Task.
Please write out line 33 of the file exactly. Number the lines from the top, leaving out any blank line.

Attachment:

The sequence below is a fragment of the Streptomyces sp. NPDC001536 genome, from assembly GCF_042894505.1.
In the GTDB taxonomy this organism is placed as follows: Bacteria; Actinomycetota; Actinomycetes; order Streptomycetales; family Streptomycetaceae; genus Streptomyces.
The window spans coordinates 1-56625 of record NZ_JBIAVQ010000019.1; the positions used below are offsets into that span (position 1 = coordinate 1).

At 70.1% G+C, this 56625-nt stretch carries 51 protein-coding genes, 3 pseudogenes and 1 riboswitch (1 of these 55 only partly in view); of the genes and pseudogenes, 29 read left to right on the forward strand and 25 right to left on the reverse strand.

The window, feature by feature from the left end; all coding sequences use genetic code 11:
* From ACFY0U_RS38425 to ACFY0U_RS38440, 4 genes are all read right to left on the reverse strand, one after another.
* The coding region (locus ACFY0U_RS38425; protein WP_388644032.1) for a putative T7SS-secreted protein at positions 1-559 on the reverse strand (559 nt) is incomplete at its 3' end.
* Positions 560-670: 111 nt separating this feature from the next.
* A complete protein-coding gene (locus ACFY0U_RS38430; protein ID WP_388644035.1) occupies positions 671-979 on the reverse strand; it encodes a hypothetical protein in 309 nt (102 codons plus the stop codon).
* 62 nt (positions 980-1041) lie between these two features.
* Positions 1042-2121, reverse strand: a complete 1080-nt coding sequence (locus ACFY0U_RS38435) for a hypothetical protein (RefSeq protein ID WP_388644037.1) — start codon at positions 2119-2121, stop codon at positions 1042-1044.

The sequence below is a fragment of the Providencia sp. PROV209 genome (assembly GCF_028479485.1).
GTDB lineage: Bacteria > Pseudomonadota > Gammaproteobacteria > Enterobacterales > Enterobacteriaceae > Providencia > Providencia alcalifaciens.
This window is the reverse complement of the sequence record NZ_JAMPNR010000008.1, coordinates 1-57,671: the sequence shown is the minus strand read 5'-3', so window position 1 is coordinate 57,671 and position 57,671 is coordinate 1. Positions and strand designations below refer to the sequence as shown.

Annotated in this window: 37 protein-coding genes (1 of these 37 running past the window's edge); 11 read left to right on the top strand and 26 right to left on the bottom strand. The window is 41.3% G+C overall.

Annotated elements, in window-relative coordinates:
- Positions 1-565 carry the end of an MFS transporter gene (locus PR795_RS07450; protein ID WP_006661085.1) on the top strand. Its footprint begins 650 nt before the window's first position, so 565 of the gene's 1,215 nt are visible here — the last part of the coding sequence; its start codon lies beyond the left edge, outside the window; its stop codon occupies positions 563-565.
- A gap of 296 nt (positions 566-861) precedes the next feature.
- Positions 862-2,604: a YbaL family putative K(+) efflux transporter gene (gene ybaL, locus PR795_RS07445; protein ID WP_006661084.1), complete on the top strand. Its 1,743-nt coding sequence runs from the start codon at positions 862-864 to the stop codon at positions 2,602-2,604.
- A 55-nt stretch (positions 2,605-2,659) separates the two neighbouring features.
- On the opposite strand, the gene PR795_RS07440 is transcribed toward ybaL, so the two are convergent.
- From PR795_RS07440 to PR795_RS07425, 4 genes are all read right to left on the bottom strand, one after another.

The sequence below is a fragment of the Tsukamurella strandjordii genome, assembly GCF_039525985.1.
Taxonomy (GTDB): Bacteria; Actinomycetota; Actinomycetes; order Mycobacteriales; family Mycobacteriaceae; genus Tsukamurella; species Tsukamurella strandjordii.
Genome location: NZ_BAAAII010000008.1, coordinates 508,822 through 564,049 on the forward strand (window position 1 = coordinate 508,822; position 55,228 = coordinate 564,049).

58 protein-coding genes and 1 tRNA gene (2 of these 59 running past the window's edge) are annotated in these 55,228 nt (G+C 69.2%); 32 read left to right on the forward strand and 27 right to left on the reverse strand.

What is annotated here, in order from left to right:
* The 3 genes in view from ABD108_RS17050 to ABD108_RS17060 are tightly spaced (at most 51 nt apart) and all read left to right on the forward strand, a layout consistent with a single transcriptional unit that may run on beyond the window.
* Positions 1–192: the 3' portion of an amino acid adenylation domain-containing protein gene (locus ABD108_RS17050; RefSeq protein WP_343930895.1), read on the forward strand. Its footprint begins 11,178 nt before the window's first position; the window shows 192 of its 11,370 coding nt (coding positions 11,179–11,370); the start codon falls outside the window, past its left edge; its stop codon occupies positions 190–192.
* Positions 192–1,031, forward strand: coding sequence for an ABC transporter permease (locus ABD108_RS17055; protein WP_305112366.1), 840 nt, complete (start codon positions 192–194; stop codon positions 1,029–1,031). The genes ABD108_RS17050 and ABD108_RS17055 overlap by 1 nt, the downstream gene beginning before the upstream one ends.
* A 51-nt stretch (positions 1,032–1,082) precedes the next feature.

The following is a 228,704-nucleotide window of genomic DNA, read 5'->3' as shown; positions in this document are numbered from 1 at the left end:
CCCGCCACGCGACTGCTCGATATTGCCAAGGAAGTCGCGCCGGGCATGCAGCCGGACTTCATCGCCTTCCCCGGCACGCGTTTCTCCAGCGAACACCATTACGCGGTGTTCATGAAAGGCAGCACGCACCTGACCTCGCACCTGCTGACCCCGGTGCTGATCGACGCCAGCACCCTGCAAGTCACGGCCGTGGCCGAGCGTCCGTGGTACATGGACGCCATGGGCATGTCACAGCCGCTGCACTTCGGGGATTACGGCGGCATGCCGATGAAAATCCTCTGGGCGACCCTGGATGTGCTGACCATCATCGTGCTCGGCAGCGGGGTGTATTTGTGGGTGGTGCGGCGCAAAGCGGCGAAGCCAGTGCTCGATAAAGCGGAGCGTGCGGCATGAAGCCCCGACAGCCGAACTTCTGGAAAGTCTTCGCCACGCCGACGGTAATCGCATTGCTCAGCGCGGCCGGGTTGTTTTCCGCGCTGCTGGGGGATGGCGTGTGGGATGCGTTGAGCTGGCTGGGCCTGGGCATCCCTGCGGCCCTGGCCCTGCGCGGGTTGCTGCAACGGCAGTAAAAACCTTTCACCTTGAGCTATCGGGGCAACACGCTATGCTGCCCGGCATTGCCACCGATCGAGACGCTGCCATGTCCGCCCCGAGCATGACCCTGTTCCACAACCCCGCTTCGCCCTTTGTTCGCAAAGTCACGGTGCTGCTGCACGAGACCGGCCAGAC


CCCGCCACGCGACTGCTCGATATTGCCAAGGAAGTCGCGCCGGGCATGCAGCCGGACTTCATCGCCTTCCCCGGCACGCGTTTCTCCAGCGAACACCATTACGCGGTGTTCATGAAAGGCAGCACGCACCTGACCTCGCACCTGCTGACCCCGGTGCTGATCGACGCCAGCACCCTGCAAGTCACGGCCGTGGCCGAGCGTCCGTGGTACATGGACGCCATGGGCATGTCACAGCCGCTGCACTTCGGGGATTACGGCGGCATGCCGATGAAAATCCTCTGGGCGACCCTGGATGTGCTGACCATCATCGTGCTCGGCAGCGGGGTGTATTTGTGGGTGGTGCGGCGCAAAGCGGCGAAGCCAGTGCTCGATAAAGCGGAGCGTGCGGCATGAAGCCCCGACAGCCGAACTTCTGGAAAGTCTTCGCCACGCCGACGGTAATCGCATTGCTCAGCGCGGCCGGGTTGTTTTCCGCGCTGCTGGGGGATGGCGTGTGGGATGCGTTGAGCTGGCTGGGCCTGGGCATCCCTGCGGCCCTGGCCCTGCGCGGGTTGCTGCAACGGCAGTAAAAACCTTTCACCTTGAGCTATCGGGGCAACACGCTATGCTGCCCGGCATTGCCACCGATCGAGACGCTGCCATGTCCGCCCCGAGCATGACCCTGTTCCACAACCCCGCTTCGCCCTTTGTTCGCAAAGTCACGGTGCTGCTGCACGAGACCGGCCAGAC